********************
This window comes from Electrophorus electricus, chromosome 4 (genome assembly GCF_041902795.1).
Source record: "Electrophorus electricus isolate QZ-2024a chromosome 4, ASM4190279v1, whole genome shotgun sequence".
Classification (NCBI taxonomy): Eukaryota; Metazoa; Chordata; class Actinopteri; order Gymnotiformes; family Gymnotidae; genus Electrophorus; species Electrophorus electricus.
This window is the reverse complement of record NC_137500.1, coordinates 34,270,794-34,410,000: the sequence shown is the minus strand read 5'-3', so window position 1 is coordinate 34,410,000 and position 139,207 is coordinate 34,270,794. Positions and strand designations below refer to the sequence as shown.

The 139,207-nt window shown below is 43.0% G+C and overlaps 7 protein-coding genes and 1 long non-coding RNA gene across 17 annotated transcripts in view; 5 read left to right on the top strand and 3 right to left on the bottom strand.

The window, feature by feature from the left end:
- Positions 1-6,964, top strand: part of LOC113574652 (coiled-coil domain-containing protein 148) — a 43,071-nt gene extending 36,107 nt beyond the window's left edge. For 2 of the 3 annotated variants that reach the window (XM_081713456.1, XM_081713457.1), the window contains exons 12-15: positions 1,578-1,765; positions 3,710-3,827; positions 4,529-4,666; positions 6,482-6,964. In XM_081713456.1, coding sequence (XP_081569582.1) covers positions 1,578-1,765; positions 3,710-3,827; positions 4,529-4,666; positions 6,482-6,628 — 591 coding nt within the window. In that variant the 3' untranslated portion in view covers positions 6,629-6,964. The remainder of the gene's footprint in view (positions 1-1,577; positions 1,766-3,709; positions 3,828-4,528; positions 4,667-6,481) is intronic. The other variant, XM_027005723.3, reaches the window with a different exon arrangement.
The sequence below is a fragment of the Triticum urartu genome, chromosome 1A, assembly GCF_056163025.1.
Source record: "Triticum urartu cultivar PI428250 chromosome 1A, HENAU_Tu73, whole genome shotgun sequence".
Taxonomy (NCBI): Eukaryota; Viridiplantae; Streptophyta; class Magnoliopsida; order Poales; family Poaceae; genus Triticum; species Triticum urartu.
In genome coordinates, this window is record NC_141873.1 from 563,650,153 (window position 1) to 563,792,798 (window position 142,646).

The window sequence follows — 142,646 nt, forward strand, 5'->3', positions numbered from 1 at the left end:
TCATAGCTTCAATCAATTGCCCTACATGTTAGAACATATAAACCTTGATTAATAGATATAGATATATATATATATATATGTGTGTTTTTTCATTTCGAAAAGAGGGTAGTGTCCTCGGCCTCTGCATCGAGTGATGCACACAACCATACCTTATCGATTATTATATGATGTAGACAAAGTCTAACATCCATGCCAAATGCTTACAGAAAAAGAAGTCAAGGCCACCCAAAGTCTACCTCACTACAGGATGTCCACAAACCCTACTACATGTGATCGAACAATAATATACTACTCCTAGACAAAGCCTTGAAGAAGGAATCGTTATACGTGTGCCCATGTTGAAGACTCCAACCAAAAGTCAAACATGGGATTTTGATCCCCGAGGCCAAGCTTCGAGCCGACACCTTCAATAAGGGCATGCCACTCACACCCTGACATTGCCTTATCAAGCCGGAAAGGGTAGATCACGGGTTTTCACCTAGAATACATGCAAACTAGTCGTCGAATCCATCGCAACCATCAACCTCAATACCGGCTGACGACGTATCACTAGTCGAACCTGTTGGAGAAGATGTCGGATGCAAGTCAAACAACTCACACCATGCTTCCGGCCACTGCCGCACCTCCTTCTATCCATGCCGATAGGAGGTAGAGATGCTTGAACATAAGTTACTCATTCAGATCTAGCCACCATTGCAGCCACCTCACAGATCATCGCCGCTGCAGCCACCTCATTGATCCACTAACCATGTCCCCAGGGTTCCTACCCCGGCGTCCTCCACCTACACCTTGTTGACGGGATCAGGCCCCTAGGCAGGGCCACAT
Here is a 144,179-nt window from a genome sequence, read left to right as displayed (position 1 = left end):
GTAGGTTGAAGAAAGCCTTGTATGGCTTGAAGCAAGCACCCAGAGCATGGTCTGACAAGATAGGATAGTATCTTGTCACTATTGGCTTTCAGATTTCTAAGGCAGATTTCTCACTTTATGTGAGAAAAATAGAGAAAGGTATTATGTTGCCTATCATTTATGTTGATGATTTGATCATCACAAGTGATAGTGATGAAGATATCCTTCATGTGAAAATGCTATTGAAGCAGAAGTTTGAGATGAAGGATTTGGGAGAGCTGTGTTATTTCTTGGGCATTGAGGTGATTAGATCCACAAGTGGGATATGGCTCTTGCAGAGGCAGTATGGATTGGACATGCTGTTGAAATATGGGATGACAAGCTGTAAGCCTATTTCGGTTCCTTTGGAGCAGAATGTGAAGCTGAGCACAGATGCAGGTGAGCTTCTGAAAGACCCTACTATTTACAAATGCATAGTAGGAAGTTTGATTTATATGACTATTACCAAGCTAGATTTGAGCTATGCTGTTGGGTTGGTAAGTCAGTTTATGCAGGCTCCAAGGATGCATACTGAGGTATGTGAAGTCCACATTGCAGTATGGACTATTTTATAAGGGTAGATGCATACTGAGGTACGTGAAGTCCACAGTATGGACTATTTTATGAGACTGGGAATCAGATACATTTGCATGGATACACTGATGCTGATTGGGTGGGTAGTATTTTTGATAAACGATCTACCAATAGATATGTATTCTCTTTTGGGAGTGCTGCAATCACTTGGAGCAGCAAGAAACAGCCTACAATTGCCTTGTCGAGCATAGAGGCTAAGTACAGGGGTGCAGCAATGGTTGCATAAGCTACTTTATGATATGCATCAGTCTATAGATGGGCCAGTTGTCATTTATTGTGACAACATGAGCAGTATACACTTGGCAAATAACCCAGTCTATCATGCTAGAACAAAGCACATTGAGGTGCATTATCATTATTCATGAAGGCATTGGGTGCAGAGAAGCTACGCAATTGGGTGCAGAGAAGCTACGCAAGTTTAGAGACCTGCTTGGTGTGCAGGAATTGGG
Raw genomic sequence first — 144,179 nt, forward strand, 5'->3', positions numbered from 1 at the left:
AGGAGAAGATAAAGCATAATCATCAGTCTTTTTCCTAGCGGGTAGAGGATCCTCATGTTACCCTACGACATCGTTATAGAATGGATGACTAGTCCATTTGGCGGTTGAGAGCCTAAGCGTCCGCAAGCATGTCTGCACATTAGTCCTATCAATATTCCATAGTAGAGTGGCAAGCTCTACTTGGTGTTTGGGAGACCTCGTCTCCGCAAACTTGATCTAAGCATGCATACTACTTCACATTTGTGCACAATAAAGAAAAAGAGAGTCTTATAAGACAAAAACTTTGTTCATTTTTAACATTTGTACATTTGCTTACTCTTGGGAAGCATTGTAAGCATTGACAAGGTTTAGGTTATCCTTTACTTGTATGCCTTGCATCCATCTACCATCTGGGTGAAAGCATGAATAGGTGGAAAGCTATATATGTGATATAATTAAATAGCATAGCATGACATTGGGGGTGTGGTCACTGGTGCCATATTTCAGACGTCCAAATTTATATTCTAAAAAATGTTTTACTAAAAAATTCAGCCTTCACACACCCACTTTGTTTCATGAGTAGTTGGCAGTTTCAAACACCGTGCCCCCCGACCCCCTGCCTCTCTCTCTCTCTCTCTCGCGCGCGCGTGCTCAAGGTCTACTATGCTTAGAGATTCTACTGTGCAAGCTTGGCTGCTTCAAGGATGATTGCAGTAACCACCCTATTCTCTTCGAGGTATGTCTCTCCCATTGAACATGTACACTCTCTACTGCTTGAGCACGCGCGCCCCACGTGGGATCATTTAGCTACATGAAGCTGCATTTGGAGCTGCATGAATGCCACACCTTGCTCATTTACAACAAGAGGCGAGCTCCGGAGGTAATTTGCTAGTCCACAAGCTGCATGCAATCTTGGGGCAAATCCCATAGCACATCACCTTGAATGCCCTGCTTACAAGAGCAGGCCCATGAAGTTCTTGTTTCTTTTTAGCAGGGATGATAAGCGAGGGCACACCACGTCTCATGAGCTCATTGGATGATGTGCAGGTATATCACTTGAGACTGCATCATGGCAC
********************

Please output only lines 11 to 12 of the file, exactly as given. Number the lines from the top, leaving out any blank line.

In genome coordinates, this window is record NC_141873.1 from 563,650,153 (window position 1) to 563,792,798 (window position 142,646).

The window sequence follows — 142,646 nt, forward strand, 5'->3', positions numbered from 1 at the left end: